Q

How do I obtain the dB gain/loss of cables and antennas?

I'm new to wireless field and have a question regarding RF math. How do I obtain the dB gain/loss of cables and antennas? Cables and cable connectors induce signal loss, while antennas are designed to introduce signal gain. These products cite a loss or gain rating in product specs. A loss of -3 dB cuts power (mW) in half, while a gain of +3 dB doubles power. A -10 dB loss reduces power to one tenth, while a +10 dB gain increase power...

ten times. The actual formula is ( Pdbm = 10logPnW ), but using 3's and 10's can approximate signal gain/loss without a logarithmic calculator.

For example, suppose you have an AP that outputs 100 mW. The first -3 dB connector cuts power in half (50 mW). The second -3 dB connector cuts power in half again (25 mW). A +6 dBi antenna doubles power twice (25 x 2 x 2 = 100 mW). Cable loss, typically rated in dB per 100 feet, must also be factored in -- as must any amps, attenuators, and splitters in the path between the AP and antenna. The result of this equation is known as Equivalent Isotropic Radiated Power (EIRP): the power output at the antenna. Remember that there is also Freespace Loss introduced as the signal propagates through the air between the sender and receiver.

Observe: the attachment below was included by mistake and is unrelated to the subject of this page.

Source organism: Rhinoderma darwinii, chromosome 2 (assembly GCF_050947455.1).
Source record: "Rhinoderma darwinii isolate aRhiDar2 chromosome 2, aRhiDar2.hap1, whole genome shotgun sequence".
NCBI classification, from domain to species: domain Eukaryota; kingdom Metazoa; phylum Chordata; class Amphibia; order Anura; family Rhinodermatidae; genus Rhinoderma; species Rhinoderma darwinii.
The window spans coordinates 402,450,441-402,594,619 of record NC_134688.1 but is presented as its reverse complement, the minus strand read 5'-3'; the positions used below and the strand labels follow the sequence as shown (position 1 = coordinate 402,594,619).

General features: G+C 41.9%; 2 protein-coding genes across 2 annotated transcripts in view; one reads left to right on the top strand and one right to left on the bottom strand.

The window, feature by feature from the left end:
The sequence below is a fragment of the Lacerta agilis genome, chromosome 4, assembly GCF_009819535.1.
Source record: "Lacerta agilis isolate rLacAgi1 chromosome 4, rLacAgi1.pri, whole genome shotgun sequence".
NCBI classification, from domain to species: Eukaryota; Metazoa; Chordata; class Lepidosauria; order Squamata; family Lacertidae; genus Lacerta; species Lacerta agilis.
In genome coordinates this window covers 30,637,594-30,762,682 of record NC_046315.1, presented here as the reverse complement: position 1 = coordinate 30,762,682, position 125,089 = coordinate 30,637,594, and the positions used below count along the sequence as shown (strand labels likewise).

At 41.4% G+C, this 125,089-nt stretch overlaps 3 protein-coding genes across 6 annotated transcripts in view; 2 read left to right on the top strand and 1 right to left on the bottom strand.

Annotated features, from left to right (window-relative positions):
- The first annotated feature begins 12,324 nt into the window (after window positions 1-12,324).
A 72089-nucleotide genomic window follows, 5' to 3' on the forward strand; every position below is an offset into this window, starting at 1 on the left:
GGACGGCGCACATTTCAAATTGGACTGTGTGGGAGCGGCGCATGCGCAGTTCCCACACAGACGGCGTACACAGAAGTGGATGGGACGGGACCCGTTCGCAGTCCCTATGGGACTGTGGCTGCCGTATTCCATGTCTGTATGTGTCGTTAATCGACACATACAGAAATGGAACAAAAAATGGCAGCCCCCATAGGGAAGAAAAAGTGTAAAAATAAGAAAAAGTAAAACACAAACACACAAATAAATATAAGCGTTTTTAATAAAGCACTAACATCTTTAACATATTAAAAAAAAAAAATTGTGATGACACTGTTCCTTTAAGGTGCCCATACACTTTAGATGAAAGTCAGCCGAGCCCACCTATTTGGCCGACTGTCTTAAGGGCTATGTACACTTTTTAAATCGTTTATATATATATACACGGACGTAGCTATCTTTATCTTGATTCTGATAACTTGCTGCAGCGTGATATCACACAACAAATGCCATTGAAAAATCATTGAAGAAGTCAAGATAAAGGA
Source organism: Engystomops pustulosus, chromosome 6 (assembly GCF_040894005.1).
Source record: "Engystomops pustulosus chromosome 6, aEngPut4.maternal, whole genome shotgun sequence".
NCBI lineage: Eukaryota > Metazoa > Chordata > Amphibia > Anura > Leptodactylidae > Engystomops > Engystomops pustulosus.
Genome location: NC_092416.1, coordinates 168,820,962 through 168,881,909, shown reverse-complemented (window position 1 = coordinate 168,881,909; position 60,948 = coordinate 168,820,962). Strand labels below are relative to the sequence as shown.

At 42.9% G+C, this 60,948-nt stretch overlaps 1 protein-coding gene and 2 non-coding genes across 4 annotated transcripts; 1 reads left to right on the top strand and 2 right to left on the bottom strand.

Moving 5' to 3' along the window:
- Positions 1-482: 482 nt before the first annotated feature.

To learn more about RF math, refer to the CWNA Study Guide, available from Planet3Wireless. A SignalLoss page with helpful conversion and example links can also be found at SeattleWireless.

This was first published in January 2004
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